Austin Peay’s first-ever rock band camp looks to expand July 19-23

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CLARKSVILLE, TN – The very first Community School of the Arts (CSA) rock band camp in late June helped bring together Clarksville’s newest band, RACA.

The group’s name, RACA, is an acronym its members coined on the last day of weeklong camp. The letters represent the first name of each member of the group.

R is for 11-year-old Rylan Ross, bassist for Richview Middle School. A is for Rylan’s older brother, Aiden, 17, a high school student from Clarksville. It’s for Cain Adcock, 14, a freshman at Clarksville High who, along with Aiden, conducted vocals and guitar. And the final A is for 14-year-old Andrew Bartel, a Northwest High School sophomore who played drums, including an impressive solo in the end-of-camp rock performance.

The group met on June 28 and at the end of the camp, four days later, gave a concert for family and friends at the Music / Mass Communication building at Austin Peay State University, performing two original songs. and some very stylized covers.

“Camp was really fun doing songs, but it was kind of a challenge because we only have four days to do stuff,” Cain said. “It was fun but stimulating.”

The camp was the first of two rock band camps CSA had planned. The second will take place from July 19 to 23. Registration is still open for this camp, which will take place from 1 p.m. to 4 p.m. daily in Austin Peay and will conclude with performances for friends and family at the end of the final day.

“Learn to play with the experience of others”

Austin Peay’s graduate music student Tyler Spuzzillo runs the camps and incorporates more than “jam sessions” into the week by teaching music theory workshops, rehearsal techniques and repertoire preparation. The biggest benefit for campers, however, is learning to play with other people.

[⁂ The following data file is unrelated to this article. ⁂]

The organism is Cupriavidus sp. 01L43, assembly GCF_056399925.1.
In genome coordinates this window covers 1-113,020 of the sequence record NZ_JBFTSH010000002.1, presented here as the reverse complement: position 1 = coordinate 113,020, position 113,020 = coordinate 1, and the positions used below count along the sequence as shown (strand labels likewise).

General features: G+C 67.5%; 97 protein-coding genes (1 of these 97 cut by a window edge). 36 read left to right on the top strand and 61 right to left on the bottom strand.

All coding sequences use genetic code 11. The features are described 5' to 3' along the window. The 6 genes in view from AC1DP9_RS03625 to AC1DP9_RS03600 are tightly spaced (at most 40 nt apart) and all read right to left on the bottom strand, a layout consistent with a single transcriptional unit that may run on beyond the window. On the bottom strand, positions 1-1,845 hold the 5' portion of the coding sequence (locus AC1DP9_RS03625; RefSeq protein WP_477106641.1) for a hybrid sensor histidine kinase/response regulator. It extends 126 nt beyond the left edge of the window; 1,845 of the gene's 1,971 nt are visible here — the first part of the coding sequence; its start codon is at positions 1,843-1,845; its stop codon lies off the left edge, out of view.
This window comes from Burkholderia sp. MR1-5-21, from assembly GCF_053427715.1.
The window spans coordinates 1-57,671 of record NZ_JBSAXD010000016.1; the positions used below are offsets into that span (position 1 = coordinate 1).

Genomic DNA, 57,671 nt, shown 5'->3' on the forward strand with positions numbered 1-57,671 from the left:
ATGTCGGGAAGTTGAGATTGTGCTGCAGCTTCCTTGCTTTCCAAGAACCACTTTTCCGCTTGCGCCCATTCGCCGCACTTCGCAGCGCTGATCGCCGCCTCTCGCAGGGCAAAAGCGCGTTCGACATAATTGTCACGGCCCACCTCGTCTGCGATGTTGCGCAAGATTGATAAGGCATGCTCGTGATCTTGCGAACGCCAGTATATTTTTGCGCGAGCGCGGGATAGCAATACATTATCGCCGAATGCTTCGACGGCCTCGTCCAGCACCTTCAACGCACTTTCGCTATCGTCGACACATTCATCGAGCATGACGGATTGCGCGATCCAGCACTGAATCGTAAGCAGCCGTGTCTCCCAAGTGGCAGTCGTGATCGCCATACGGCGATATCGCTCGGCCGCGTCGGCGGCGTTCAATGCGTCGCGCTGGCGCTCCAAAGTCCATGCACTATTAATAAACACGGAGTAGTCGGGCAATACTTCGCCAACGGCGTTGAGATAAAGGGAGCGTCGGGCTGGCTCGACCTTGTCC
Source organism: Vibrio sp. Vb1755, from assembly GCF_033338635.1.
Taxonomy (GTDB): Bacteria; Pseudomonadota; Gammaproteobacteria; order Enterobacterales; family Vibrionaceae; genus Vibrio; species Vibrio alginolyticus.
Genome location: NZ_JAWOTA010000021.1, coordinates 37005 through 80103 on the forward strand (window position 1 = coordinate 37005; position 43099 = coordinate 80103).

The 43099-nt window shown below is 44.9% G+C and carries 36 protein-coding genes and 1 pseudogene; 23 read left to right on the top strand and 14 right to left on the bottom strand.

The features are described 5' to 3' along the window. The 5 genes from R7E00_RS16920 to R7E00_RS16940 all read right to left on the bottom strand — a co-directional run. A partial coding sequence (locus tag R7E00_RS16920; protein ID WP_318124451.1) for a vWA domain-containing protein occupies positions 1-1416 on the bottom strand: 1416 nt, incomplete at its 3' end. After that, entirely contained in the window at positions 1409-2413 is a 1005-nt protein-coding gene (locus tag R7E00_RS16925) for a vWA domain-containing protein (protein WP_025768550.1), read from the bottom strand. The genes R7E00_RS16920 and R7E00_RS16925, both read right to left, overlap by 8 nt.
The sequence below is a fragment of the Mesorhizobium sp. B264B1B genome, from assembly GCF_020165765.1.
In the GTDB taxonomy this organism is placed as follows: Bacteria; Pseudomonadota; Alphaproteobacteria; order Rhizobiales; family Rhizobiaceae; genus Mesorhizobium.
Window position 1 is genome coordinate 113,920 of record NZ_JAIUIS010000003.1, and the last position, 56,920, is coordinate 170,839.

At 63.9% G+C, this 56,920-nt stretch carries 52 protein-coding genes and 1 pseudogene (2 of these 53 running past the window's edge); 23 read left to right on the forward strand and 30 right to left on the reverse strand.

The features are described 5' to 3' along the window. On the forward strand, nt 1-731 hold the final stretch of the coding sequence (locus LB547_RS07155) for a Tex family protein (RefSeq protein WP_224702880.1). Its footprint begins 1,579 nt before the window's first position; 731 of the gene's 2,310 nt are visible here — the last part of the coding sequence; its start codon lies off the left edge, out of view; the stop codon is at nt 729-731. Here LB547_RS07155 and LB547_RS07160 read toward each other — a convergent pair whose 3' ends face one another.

“When you play electric guitar, bass, or drums, there aren’t a lot of opportunities to play with other people,” said Spuzzillo. “I think it’s number one, just playing with other musicians, then playing with different levels of musicians, not only learning to play with others, but also learning to play with the experience of others.”

The members of the RACA group were ready to go from the start. They wrote one of the original songs, “Pessimist”, in four days. The other original song, “Persistent”, was the one Aiden was working on. The group performed both songs during a performance for their families at the end of the camp.

“’Pessimist’ came this week, everything was this week,” Cain said. “Even then, we went through a bunch of revisions, and we got to this point. And Aiden’s song, “Persistent,” made me learn the riffs and push my voice a lot more than I usually do. “

Aiden, who wants to pursue music studies after high school, agrees: “Having the most experience, I still got something out of it because I got to do stuff with my voice that I didn’t. had never done before. It’s something I didn’t know I could reach with my voice.

Rylan had never played bass before camp, but since Andrew played drums, Rylan agreed to learn bass to complete the band.

“It was a challenge and I had to learn to play five songs in four days,” he said. “I had problems for the first four days and then last night I came home and Aiden helped me train and I got it.”

Aiden added, “He just broke and broke, and he got it. I think he learned that as long as he really put in the effort he could achieve anything he wanted.

Cain hopes the work continues for RACA.

“I really hope this band will stay together because the music we wrote was amazing,” he said. “And, honestly, we basically rocked everyone here. It’s a success in itself, and I feel we could do more.

Aiden, who has been playing guitar since the age of 12, agrees: “It was amazing. It was crazy. I wouldn’t change it for the world. This week was really good. I would have liked to have had something like this when I started out. The ability to play with an ensemble is absolutely amazing.

Second rock group camp starting July 19

At the second rock group camp, students will be placed in their own rock group (three to six members) according to their musical tastes / interests. Then, they will learn how to manage, organize and create a functional rock band during masterclasses, music workshops and rehearsals.

Camp costs $ 150 to attend. All competent instrumentalists or singers between the ages of 10 and 17 are welcome.

To register or get more information, visit this page. To learn more about the Community School of the Arts, visit www.apsu.edu/csa.


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